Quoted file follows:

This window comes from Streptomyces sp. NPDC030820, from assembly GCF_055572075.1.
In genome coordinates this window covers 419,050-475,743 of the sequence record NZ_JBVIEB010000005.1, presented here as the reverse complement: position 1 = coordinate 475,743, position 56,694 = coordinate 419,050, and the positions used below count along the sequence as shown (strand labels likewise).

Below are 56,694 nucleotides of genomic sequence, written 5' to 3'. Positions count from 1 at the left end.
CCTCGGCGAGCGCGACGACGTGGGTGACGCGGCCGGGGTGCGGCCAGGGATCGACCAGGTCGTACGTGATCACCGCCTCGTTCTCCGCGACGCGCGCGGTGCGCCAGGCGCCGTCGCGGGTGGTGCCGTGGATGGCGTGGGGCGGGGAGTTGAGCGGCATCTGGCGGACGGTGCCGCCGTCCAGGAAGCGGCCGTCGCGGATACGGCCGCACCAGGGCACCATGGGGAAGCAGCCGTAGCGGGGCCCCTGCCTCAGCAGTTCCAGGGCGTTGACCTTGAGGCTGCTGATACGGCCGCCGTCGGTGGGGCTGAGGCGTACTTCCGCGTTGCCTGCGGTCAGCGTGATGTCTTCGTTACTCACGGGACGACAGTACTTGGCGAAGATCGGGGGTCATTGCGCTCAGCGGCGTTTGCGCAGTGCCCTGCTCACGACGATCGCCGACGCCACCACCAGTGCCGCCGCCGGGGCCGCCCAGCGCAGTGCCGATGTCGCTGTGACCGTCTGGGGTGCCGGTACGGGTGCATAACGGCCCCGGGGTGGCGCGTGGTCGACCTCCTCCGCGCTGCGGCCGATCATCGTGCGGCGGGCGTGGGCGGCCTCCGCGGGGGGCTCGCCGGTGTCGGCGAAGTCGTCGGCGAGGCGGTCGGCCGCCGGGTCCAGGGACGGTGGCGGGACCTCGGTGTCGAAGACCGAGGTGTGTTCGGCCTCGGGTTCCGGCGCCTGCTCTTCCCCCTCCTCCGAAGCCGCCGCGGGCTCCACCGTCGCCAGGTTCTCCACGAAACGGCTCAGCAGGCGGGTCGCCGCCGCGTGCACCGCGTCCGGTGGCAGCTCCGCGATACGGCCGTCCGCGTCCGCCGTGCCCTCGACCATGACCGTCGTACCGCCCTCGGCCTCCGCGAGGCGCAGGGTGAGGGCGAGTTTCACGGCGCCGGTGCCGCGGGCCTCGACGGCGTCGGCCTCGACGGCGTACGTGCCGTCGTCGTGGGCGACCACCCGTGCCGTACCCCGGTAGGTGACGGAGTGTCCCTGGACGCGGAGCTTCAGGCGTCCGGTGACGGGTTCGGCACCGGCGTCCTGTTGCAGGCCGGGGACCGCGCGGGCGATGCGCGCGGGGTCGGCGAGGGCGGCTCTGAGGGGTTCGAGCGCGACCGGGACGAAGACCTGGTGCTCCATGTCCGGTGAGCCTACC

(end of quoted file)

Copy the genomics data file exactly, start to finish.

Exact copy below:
This window comes from Streptomyces sp. NPDC030820, from assembly GCF_055572075.1.
In genome coordinates this window covers 419,050-475,743 of the sequence record NZ_JBVIEB010000005.1, presented here as the reverse complement: position 1 = coordinate 475,743, position 56,694 = coordinate 419,050, and the positions used below count along the sequence as shown (strand labels likewise).

Below are 56,694 nucleotides of genomic sequence, written 5' to 3'. Positions count from 1 at the left end.
CCTCGGCGAGCGCGACGACGTGGGTGACGCGGCCGGGGTGCGGCCAGGGATCGACCAGGTCGTACGTGATCACCGCCTCGTTCTCCGCGACGCGCGCGGTGCGCCAGGCGCCGTCGCGGGTGGTGCCGTGGATGGCGTGGGGCGGGGAGTTGAGCGGCATCTGGCGGACGGTGCCGCCGTCCAGGAAGCGGCCGTCGCGGATACGGCCGCACCAGGGCACCATGGGGAAGCAGCCGTAGCGGGGCCCCTGCCTCAGCAGTTCCAGGGCGTTGACCTTGAGGCTGCTGATACGGCCGCCGTCGGTGGGGCTGAGGCGTACTTCCGCGTTGCCTGCGGTCAGCGTGATGTCTTCGTTACTCACGGGACGACAGTACTTGGCGAAGATCGGGGGTCATTGCGCTCAGCGGCGTTTGCGCAGTGCCCTGCTCACGACGATCGCCGACGCCACCACCAGTGCCGCCGCCGGGGCCGCCCAGCGCAGTGCCGATGTCGCTGTGACCGTCTGGGGTGCCGGTACGGGTGCATAACGGCCCCGGGGTGGCGCGTGGTCGACCTCCTCCGCGCTGCGGCCGATCATCGTGCGGCGGGCGTGGGCGGCCTCCGCGGGGGGCTCGCCGGTGTCGGCGAAGTCGTCGGCGAGGCGGTCGGCCGCCGGGTCCAGGGACGGTGGCGGGACCTCGGTGTCGAAGACCGAGGTGTGTTCGGCCTCGGGTTCCGGCGCCTGCTCTTCCCCCTCCTCCGAAGCCGCCGCGGGCTCCACCGTCGCCAGGTTCTCCACGAAACGGCTCAGCAGGCGGGTCGCCGCCGCGTGCACCGCGTCCGGTGGCAGCTCCGCGATACGGCCGTCCGCGTCCGCCGTGCCCTCGACCATGACCGTCGTACCGCCCTCGGCCTCCGCGAGGCGCAGGGTGAGGGCGAGTTTCACGGCGCCGGTGCCGCGGGCCTCGACGGCGTCGGCCTCGACGGCGTACGTGCCGTCGTCGTGGGCGACCACCCGTGCCGTACCCCGGTAGGTGACGGAGTGTCCCTGGACGCGGAGCTTCAGGCGTCCGGTGACGGGTTCGGCACCGGCGTCCTGTTGCAGGCCGGGGACCGCGCGGGCGATGCGCGCGGGGTCGGCGAGGGCGGCTCTGAGGGGTTCGAGCGCGACCGGGACGAAGACCTGGTGCTCCATGTCCGGTGAGCCTACC